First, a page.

Hopefully if you're applying for this position you have bags of related experience,and if that's the case you should mention it all. But if you're switching careers ortrying something a little different, your experience may initially not look like it'smatching up. That's when you need a little honest creativity to match theexperiences required with the ones you have. People skills are people skills afterall, you just need to show how customer service skills can apply to internalmanagement positions, and so on.
6. If your previous co-workers were here, what would they say aboutyou?
Ok, this is not the time for full disclosure. If some people from your past aregoing to say you're a boring A-hole, you don't need to bring that up. Staypositive, always, and maybe have a few specific quotes in mind. "They'd say Iwas a hard worker" or even better "John Doe has always said I was the mostreliable, creative problem-solver he'd ever met."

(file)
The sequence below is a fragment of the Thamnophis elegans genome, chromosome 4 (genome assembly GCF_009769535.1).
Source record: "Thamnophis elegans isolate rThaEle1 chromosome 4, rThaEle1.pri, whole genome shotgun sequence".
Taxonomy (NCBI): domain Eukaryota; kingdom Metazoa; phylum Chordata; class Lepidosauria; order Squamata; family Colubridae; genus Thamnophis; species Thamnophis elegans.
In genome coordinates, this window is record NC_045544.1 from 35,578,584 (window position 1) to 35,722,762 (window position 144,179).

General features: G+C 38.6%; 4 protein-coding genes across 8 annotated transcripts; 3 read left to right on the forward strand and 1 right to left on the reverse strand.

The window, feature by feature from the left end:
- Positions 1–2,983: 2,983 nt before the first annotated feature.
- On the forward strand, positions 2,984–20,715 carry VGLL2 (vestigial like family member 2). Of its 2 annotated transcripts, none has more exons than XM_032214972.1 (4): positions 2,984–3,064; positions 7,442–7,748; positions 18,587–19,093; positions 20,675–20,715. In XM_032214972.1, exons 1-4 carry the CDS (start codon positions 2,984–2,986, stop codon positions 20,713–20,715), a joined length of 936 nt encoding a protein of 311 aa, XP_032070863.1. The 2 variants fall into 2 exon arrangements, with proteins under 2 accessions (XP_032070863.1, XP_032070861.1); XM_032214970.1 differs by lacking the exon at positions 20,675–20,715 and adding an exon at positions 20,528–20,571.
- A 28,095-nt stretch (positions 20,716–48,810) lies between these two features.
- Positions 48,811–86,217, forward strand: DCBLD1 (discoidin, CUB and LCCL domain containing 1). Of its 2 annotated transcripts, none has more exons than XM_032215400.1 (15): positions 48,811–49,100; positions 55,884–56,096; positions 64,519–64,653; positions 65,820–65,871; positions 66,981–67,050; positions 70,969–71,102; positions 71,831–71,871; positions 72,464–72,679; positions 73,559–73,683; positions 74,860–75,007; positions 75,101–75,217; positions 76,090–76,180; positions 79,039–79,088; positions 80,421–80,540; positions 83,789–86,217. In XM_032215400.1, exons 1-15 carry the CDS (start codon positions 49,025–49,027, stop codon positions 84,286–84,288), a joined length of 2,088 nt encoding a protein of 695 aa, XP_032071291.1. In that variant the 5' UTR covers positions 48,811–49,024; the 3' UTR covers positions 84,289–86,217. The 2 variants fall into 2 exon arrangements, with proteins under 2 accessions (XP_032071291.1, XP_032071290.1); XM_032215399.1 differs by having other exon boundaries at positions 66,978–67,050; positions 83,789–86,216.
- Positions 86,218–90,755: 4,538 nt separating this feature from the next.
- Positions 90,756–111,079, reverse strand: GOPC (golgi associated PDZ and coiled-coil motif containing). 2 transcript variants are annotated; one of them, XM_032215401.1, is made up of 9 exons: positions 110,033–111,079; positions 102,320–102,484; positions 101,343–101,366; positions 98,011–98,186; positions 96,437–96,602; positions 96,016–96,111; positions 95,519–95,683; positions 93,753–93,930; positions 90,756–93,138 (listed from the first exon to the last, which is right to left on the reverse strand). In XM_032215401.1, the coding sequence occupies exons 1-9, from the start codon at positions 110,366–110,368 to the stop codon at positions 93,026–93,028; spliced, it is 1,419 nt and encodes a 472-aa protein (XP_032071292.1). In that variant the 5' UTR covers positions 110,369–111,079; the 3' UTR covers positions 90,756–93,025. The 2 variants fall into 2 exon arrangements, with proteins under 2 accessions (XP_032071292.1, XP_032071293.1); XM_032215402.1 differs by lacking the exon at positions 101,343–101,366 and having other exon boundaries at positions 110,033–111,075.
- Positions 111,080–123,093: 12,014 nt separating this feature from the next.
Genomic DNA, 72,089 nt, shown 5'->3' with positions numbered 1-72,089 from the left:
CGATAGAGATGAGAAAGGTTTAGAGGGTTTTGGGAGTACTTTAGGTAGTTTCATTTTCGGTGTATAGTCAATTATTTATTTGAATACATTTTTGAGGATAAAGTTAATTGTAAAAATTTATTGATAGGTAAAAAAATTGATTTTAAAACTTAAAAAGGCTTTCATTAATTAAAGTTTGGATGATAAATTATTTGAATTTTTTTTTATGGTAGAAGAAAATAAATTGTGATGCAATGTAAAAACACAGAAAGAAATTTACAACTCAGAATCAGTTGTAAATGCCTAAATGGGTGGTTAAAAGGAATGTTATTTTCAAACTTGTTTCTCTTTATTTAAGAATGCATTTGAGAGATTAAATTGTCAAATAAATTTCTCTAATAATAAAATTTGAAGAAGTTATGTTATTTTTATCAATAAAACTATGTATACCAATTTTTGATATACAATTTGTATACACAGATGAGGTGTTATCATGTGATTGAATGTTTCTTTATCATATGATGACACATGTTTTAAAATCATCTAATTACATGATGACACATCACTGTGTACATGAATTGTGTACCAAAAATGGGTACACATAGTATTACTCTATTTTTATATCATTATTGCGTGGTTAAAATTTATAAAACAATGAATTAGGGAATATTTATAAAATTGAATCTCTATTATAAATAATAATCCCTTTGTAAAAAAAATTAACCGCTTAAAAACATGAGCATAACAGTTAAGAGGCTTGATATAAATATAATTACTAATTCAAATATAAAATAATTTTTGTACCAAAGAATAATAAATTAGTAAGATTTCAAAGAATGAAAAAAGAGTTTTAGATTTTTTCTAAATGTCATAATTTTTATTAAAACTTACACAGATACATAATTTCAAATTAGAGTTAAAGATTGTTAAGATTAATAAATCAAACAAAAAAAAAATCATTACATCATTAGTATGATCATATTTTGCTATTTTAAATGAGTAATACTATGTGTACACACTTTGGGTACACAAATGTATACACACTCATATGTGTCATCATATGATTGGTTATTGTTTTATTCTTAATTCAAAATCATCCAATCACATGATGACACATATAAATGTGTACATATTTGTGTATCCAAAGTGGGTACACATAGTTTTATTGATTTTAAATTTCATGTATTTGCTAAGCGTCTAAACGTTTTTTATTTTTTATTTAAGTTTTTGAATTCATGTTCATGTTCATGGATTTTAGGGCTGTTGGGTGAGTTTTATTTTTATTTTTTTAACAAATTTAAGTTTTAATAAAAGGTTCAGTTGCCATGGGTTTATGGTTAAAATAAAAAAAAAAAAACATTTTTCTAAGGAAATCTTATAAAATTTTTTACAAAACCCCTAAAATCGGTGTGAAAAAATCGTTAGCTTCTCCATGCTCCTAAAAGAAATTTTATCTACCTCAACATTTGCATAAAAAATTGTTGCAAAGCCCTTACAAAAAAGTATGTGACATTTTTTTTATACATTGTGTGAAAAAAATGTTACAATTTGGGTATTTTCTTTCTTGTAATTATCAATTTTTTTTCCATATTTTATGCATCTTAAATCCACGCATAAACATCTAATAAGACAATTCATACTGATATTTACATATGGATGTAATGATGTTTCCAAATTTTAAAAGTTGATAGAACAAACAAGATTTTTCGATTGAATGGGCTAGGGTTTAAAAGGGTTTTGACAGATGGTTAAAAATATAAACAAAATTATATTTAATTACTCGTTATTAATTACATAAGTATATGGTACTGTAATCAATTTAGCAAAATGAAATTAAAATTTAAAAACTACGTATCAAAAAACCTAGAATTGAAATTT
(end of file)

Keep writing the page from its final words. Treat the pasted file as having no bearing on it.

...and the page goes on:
7. Have you done anything to further your experience?
This could include anything from night classes to hobbies and sports. If it'srelated, it's worth mentioning. Obviously anything to do with further education isgreat, but maybe you're spending time on a home improvement project to workon skills such as self-sufficiency, time management and motivation.
8. Where else have you applied?
This is a good way to hint that you're in demand, without sounding like you'rewhoring yourself all over town. So, be honest and mention a few othercompanies but don't go into detail. The fact that you're seriously looking andkeeping your options open is what the interviewer is driving at.
9. How are you when you're working under pressure?
Once again, there are a few ways to answer this but they should all be positive.You may work well under pressure, you may thrive under pressure, and you may